90% of Bangladesh) and it has nearly 8 million borrowers the vast majority of whom are village women.
The Bangladesh government has capped micro finance interest rates at 22% APR. The highest rate Grameen offers is 20%.
Depositors are offered interest rates between 8.5 to 12%.
In the case of the death of a borrower, all outstanding loans are paid off under Grameen’s Loan Insurance Programme. Under this programme, an insurance fund is created by the interest generated in a savings account created by deposits of the borrowers at the time of receiving loans. Each time an amount equal to 3 per cent of the loan amount is deposited in this account this amount is transferred from the Special Savings account. If the current balance in the insurance savings account is equal or more than the 3 per cent of the loan amount, the borrower does not need to add any more money in this account. If it is less than 3 per cent of the loan amount, she has to deposit enough money to make it equal.
Coverage of the loan insurance programme has also been extended to the husbands with additional deposits in the loan insurance deposit account. A borrower can get the outstanding amount of loan paid off by insurance if her husband dies. She can continue to borrow as if she has paid off the loan.
The families of deceased borrowers do not inherit any debt.
Grameen Bank provided loans to 364,000 borrowers to buy mobile phones and offer telecommunication services in nearly half of the villages of Bangladesh.
This part of their business has come under intense pressure as mobile handsets have dropped in price and are more widely available to the population. Part of the response has been to attempt to include the women in the broader strategy of Grameen Phone – Yunus’ troubled partnership with Norwegian communications business Telenor.
In 1984 a housing loan was introduced which won the Aga Khan International Award for Architecture in 1989. The maximum loan given is US $20 which is repaid over five years and just over US$200 million has been disbursed. Interest is charged at 8%.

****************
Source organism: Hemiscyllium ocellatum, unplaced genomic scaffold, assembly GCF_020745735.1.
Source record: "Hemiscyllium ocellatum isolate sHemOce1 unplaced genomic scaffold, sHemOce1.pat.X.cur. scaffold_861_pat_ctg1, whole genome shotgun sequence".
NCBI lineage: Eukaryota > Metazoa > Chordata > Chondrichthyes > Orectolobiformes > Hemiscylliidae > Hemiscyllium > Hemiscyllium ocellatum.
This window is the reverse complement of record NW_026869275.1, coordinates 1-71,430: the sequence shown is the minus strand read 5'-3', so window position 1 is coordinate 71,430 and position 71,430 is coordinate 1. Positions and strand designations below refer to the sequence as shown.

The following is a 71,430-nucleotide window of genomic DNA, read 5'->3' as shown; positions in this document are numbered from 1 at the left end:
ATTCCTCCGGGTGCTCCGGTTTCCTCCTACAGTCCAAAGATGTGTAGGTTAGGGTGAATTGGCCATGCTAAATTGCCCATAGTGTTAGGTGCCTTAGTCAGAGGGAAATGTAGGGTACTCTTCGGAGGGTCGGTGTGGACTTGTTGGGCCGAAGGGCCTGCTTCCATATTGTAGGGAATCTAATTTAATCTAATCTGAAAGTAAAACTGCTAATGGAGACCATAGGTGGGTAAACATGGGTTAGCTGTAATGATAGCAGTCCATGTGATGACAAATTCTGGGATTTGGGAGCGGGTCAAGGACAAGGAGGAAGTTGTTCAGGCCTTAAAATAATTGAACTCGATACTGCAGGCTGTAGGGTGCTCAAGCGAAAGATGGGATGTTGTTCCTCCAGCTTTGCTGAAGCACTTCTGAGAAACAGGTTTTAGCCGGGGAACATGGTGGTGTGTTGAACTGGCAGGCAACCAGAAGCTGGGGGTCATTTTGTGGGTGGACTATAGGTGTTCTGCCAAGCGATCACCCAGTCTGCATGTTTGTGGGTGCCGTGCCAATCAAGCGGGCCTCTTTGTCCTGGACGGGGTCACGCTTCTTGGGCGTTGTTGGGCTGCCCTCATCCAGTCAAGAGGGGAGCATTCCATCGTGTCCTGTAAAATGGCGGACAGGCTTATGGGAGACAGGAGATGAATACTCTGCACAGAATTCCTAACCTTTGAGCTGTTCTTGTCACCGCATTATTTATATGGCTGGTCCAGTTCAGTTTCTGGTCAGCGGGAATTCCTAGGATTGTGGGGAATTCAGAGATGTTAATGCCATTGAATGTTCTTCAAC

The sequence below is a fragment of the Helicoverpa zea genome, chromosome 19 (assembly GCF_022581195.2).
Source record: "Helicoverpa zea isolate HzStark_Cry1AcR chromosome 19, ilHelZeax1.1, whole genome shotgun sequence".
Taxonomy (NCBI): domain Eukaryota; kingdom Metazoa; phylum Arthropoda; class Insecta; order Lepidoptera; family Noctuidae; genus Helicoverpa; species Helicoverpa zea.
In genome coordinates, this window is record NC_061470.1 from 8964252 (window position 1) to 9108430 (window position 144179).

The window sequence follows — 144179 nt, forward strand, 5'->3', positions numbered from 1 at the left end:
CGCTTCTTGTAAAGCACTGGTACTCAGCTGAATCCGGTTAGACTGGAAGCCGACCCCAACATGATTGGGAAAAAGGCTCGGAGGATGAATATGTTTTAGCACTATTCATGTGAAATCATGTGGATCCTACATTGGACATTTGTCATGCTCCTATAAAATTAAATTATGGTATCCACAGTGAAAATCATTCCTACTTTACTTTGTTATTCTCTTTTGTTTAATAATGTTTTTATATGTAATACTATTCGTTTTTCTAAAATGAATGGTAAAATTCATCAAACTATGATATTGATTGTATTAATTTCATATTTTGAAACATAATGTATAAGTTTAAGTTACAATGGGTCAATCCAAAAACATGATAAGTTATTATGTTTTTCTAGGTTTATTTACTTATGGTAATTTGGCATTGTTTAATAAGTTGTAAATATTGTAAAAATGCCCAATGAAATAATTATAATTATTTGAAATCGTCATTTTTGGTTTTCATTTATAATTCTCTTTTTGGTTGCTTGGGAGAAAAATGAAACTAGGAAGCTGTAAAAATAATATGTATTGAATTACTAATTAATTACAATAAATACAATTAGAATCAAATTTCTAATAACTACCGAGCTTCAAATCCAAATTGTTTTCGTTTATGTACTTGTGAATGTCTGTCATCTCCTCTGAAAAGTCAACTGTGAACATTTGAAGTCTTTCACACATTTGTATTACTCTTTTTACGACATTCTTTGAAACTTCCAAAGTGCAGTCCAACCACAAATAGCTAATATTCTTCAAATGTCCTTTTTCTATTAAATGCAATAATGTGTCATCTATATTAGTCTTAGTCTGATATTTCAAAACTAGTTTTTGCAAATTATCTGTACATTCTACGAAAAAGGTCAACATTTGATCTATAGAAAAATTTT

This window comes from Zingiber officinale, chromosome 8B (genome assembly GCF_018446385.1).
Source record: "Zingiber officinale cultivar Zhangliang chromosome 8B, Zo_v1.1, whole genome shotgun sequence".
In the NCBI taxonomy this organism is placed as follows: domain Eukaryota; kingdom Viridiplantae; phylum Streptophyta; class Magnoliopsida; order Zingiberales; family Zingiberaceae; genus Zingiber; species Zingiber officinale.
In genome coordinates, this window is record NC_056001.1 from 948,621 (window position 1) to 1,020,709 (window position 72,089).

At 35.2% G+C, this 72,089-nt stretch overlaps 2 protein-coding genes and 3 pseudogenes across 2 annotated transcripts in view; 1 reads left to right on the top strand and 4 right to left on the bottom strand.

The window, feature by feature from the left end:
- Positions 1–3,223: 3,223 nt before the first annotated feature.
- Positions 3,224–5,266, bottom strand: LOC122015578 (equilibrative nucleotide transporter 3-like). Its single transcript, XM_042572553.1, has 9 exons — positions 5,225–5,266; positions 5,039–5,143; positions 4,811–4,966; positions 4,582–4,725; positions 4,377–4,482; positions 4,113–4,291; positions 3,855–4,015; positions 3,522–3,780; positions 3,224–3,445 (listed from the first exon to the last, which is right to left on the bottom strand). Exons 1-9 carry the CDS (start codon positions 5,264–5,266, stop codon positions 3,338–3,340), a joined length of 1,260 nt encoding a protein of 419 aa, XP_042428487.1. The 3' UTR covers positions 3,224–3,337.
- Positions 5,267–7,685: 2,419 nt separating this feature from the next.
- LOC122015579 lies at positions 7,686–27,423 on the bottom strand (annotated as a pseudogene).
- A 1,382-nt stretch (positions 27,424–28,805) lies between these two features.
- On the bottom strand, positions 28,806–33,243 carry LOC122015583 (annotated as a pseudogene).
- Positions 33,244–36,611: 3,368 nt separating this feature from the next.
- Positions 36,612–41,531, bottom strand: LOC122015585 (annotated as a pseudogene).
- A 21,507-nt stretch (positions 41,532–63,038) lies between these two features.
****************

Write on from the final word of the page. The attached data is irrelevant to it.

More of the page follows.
Grameen bank also provides enterprise loans to help grassroots entrepreneurs build their businesses. Averaging US$ 365, a total of US$760 million has been lent. Power tillers, irrigation equipment and boats for transportation and fishing are popular purchases using enterprise loans.
In 2002 Grameen established its Struggling Members category which offers interest free loans to beggars and over 100,000 have been involved in the scheme. Grameen has disbursed some US$20 million and claims that nearly 19,000 people have stopped begging and are now making a living as door-to-door salespeople.
92,000 children have benefitted from the bank’s scholarship programme for the children – especially girls – of Grameen borrowers and 38,000 young people have been funded into higher education with many studying medicine and engineering. The money to fund such education costs 5%.
In the late nineties Grameen had become bureaucratic and lost its innovative edge. The ratio of deposit to loans was weak. Five years ago, the Yunus-led organisation launched a program called Grameen 2, which aimed to improve the performance of the bank and its affiliates. According to spokesman for the Bank, “Grameen totally took apart its lending methodology and put it back together again and re-invented itself,” while roughly tripling its loan portfolio.
Grameen outside Bangladesh
The Grameen microfinance model has been exported to many other countries around the world and is promoted through the Grameen Foundation. A Grameen micro finance initiative was launched recently in New York City and there are plans to open in Glasgow in the United Kingdom.